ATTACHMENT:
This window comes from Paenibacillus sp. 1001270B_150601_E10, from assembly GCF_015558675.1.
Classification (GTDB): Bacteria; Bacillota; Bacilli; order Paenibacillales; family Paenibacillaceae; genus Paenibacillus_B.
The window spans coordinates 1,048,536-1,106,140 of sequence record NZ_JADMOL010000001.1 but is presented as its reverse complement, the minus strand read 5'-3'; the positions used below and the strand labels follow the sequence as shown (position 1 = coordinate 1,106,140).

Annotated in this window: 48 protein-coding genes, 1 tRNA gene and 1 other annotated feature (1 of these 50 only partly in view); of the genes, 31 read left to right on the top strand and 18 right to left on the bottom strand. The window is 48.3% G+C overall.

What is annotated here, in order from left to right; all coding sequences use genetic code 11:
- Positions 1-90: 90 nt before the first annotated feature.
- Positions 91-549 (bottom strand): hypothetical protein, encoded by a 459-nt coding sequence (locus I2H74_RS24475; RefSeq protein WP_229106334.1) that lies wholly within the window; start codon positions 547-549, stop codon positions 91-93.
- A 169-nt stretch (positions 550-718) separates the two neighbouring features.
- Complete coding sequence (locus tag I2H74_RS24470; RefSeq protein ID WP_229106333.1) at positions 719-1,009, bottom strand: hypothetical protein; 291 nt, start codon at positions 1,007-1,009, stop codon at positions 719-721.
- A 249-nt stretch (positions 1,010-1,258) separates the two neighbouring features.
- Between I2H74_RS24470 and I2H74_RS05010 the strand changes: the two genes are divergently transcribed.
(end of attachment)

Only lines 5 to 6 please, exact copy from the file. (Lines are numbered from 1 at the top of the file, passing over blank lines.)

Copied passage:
What is annotated here, in order from left to right; all coding sequences use genetic code 11:
- Positions 1-90: 90 nt before the first annotated feature.